Editor's Note: The following is a guest blog post by Ticketyview Co-Founder Tim Scott. Ticketyview is based in Adelaide, South Australia and is a member of the We Get Around Network of Matterport Pro 3D Camera Photographers. Tim's article first appeared in the Matterport User Group Forum.
Technology is advancing at a rapid rate and there isn't a thing we can do about it. Look back 10 years ago; people were just starting to dabble in myspace. Not long after that and people would say, "what is myspace?" Today's reality is that almost everything is available online. Not only is it available, it is extremely convenient in an increasingly busy world. The interconnectedness of Facebook allows for a slew of marketing techniques at a reasonable price. So where does all of this fit in with the real estate industry?
I myself have been a real estate enthusiast, amateur developer and investor and I struggle to remember a time before realestate.com (now known as Trulia.com). When I dig deep enough I do however recall the pain of trawling through the weekend paper thinking to myself, "what if I have missed something?" I used to stress whilst trying to find my first property in Adelaide back in 2001. How could anyone possibly have the time to find a property for sale, inspect it and go through the entire process of sorting finance? In reflection I'm not sure, but it happened.
Having said that, things were a lot slower back then. Social media wasn't prominent and online marketing was in its infancy. Now enter 2014 – realestate.com has 99.9% of available property right in the palm of our hands. Easy and simplistic in its form, an agents dream. A one-stop shop for anybody looking for real estate. What more could we possibly want? Simply put, more! I will not even entertain the thought of a property online unless it has a large amount of professional photos and a well constructed floor plan accompanying the listing. If it doesn't have these, it better be in the golden lasso and be at a bargain basement price. What vendors don't seem to realize is that whilst people may now find your property easily, they may not have the time to give it the attention it deserves.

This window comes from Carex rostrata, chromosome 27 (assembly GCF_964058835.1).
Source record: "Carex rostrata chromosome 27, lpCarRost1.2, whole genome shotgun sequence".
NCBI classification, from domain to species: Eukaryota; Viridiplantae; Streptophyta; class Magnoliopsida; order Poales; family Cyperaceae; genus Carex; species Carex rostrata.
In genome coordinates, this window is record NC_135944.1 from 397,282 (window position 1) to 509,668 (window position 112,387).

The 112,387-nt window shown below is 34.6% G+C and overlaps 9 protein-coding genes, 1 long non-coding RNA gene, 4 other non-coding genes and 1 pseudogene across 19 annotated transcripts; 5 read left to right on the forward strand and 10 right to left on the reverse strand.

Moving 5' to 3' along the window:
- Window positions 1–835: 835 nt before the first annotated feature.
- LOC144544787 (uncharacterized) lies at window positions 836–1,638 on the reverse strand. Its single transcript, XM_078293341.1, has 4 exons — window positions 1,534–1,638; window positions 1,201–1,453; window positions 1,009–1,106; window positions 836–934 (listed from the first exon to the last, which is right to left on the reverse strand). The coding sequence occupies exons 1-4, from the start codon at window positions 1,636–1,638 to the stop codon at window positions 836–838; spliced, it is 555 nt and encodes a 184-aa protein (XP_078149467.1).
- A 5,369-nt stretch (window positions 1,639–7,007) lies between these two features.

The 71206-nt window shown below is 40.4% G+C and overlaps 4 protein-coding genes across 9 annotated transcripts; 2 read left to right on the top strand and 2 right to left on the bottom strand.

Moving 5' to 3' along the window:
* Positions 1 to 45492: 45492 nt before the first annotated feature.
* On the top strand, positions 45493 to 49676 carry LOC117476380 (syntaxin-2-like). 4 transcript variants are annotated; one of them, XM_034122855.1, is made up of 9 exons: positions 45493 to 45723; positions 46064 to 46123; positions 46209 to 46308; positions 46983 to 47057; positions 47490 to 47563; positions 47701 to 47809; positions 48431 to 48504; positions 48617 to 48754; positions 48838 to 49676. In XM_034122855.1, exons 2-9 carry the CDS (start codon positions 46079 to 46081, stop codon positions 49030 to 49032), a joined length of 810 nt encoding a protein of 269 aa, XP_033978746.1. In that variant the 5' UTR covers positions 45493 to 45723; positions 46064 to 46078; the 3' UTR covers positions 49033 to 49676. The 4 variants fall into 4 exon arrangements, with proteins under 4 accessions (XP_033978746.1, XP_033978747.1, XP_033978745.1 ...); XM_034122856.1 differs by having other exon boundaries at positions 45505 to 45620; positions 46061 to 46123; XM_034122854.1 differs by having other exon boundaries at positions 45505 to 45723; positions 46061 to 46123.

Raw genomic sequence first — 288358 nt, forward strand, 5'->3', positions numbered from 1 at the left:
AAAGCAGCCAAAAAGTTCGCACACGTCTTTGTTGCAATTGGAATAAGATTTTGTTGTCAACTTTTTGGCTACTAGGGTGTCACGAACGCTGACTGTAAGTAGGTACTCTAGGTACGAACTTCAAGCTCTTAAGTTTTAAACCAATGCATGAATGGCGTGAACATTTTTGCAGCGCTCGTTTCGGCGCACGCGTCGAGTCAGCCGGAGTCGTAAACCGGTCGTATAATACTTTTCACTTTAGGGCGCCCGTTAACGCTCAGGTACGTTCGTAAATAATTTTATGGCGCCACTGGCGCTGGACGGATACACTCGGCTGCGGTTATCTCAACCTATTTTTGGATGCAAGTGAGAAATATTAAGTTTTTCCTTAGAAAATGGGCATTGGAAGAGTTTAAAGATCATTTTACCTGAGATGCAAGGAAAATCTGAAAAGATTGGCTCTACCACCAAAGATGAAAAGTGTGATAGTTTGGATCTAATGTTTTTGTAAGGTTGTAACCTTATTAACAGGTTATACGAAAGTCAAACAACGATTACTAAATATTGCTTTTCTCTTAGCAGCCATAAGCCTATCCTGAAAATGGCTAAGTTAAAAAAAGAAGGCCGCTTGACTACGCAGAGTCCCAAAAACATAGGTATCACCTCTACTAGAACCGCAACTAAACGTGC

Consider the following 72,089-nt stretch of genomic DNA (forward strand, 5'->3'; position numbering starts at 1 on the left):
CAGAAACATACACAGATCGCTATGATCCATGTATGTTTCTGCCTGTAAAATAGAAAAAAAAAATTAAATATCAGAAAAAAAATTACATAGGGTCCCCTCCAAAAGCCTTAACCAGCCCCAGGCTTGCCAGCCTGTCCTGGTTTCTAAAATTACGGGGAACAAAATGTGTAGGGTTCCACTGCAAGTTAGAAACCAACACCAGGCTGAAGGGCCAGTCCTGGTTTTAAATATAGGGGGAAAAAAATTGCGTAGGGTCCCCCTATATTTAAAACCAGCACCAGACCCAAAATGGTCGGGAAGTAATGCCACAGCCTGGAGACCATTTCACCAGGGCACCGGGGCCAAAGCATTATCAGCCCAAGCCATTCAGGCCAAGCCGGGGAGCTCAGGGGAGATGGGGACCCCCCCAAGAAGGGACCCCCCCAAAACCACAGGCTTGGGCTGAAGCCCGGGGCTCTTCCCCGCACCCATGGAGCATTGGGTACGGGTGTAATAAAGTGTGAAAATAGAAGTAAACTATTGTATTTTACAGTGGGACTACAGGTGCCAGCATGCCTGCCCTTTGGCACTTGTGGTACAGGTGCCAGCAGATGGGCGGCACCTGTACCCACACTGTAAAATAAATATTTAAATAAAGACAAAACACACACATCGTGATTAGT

Our culture is fast paced and unforgiving and the old adage of you snooze you lose is more prevalent than ever. Why is it that in an age where we have cost effective solutions to these problems, a majority of agents are still afraid of what this means for their industry? Shouldn't they embrace digital solutions with open arms? Not yet, it would seem. Despite a a need in an online world to have a marketing edge, some agents see it as a threat rather than a marketing tool. Right now the technology exists for people to have their property scanned and photographed in under an hour at a price less than an ad in the paper or professional photography, it allows for a fully accurate scaled 3D model and a "true" 3D virtual tour allowing prospective buyers to tour a property the moment it goes online. Not only can they tour it, they have access to an interactive floor plan whereby they can enter and exit the tour where and when they like. It sounds to good to be true, but this service is already available in South Australia. I know this because myself and my three business partners have brought it here.
The interesting thing we have found in bringing this amazing new technology to our sleepy state is that the vast majority of agents are intimidated by it. A strange thing that we didn't see coming. Buyers and vendors love it and seriously can't get enough, but not all agents see the pros. Some of the feedback from agents so far has been "what if no one comes to my open house," or "what if there are parts of the house we don't want people to see," or "what about security?" Surely agents only want people that like the property and are genuine buyers at their open houses, surely when people come to an open house they will see all parts of the home and finally if they wanted to case the place – they'll probably be at your open house. Sure, like anything there are pros and cons, but in this instance the advantages certainly outweigh the negatives.
This technology also allows us to build full virtual reality experiences using Oculus Rift and Samsung Gear VR. Facebook didn't buy Oculus for $2 billion to not see it in every home. Buyers love the ability to quickly and easily assess the suitability of a home, and vendors only like spending hours presenting their home for informed and genuine buyers. Once more agents start to consider these advantages (plus the many more), hopefully they will embrace the changing technology and do what they do best and use all of the potential marketing tools available to their advantage. One thing we know is that the tech has arrived and its only getting better.